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Bring on the Milk


Norbert: My wife has the luxury of debating which ice cream flavor she wants. I wish I had that problem!

Dave: Me too! My body no longer makes enough lactase to break down the sugar in dairy called lactose.

Norbert: But you know, none of our human ancestors could break down lactose past childhood once they stopped nursing. So why did that change?

The prevailing theory is that when humans moved north and got less sun, their bodies produced less vitamin D, forcing them to find another source. Since milk contains the vitamin - though not much - it was an alternative.

Scientists believed humans that developed a mutation, a variant of the lactase gene, allowed them to digest milk, giving them a selective advantage. But a new study provides another theory.

Researchers took DNA samples from skeletons in northeastern Spain, fully expecting them to carry the mutation. These skeletons are five thousand years old and we know the evolutionary shift came about eight thousand years ago allowing many northern Europeans to digest milk.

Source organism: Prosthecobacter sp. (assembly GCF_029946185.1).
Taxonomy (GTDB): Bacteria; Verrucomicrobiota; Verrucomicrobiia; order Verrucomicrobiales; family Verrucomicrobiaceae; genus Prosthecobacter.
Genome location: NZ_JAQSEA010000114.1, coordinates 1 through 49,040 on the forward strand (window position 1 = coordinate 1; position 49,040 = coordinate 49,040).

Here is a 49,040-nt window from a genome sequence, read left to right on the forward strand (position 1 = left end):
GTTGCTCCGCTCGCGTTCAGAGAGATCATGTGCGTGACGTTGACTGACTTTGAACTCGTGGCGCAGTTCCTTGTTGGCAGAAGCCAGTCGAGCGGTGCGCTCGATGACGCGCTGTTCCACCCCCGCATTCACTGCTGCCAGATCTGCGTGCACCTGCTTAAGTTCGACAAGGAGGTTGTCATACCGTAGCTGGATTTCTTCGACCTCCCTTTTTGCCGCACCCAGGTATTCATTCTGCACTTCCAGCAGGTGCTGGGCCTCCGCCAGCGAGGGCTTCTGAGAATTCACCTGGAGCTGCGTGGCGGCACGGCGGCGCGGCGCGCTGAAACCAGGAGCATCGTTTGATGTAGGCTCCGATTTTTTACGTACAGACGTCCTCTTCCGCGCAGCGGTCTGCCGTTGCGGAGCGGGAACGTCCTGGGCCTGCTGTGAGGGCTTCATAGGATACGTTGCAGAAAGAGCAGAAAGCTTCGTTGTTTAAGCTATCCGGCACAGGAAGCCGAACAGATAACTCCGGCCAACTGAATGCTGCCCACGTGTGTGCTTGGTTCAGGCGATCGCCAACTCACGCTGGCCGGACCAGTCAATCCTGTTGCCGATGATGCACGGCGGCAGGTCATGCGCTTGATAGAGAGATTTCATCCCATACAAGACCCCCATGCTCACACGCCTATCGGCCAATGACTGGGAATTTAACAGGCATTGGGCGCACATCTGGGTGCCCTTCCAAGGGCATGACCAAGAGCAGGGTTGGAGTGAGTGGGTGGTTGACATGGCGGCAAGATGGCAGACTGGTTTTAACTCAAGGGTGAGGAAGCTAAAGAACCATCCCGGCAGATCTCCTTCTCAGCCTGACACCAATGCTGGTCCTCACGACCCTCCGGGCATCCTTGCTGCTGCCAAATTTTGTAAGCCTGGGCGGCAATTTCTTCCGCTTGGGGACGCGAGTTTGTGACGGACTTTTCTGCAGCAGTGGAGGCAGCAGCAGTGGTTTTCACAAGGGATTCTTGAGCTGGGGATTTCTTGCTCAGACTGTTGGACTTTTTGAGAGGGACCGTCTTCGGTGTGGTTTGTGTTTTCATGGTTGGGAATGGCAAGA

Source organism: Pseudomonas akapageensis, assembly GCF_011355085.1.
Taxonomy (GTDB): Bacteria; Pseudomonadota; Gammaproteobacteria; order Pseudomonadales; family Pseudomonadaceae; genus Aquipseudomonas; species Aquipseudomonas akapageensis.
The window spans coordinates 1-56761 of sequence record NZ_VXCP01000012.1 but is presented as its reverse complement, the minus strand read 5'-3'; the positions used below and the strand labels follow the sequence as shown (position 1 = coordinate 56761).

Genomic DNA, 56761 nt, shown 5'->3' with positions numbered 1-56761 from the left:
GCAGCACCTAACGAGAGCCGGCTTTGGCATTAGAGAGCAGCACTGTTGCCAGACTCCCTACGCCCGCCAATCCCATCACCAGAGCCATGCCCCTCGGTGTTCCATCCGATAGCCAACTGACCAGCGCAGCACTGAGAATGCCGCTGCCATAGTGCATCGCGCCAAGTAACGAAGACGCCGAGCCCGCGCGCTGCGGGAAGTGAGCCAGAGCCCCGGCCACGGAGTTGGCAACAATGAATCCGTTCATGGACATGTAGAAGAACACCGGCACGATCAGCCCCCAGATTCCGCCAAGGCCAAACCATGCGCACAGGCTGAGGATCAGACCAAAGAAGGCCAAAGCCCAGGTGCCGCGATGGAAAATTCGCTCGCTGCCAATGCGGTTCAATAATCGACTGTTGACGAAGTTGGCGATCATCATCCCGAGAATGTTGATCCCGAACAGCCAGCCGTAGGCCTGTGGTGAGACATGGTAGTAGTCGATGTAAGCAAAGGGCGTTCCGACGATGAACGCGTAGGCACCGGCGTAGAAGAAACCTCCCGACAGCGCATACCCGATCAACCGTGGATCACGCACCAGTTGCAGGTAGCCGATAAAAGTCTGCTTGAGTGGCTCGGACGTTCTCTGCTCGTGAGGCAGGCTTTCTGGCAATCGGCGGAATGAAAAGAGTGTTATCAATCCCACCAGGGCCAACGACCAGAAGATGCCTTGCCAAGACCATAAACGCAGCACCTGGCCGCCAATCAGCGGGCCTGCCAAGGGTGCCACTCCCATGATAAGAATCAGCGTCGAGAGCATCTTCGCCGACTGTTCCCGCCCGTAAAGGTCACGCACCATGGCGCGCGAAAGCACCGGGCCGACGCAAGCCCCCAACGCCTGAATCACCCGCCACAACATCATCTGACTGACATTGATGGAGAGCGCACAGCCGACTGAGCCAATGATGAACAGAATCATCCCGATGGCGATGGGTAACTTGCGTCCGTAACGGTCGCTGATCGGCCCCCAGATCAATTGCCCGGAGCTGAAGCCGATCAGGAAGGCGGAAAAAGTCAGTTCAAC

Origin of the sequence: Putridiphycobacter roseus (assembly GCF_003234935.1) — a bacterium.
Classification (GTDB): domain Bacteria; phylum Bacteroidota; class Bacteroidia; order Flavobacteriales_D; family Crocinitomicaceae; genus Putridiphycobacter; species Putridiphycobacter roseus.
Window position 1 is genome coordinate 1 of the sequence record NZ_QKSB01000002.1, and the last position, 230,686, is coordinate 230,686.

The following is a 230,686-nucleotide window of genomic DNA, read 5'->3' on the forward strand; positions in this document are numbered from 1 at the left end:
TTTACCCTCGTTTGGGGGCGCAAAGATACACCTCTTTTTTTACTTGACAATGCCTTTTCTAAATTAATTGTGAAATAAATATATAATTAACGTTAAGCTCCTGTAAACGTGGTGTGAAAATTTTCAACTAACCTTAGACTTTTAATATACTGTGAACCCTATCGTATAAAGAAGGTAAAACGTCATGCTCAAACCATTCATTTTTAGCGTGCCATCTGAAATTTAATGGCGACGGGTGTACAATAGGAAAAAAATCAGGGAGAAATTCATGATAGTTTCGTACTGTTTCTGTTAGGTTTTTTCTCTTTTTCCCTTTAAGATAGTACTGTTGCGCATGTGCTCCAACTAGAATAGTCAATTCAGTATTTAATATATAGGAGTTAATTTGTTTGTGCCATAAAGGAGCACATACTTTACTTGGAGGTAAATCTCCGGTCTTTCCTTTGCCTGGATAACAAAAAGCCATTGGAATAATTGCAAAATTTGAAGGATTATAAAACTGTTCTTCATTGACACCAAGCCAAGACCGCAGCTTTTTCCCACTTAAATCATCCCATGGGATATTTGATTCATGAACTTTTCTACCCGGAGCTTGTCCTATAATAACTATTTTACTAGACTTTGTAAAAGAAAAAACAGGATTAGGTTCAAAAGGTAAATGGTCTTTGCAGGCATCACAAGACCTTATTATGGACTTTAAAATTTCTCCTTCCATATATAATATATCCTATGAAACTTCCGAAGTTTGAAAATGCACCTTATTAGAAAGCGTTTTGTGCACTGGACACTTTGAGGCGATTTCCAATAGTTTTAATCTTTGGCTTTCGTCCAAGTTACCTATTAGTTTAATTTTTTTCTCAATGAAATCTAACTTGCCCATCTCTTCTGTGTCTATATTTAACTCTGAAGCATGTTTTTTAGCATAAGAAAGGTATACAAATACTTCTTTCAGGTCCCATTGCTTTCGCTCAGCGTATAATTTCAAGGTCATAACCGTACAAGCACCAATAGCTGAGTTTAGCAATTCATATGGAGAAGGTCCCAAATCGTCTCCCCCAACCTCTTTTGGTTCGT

To their surprise, none of the samples carried the mutation, even though DNA sequencing confirms they're related to modern-day Spaniards. A computer simulation showed shifting a population from one that could not digest milk five millennia ago to today's where a third of Spaniards can, requires a strong selection.

That means some strong selective pressure favored that trait. Researchers believe early farmers turned to milk when food became scarce. Those with the mutation would have thrived while others would have suffered.

This doesn't debunk the vitamin D theory, but certainly questions it.

Norbert: Now if only I could get my lactase gene working again...

More Information

Milk Drinking Still a Mystery
"The mutation for milk-drinking evolved independently in different parts of the world over the last 10,000 years as a result of strong natural selection, but why was it so advantageous?"

What [You] Need to Know About Lactose Intolerance
Everything you need to know about lactose intolerance broken down in an easy to understand format

An Evolutionary Whodunit: How Did Humans Develop Lactose Tolerance?
Excellent, layperson-friendly article from NPR

Calcium and Milk
"Calcium is important. But milk isn't the only, or even best, source."


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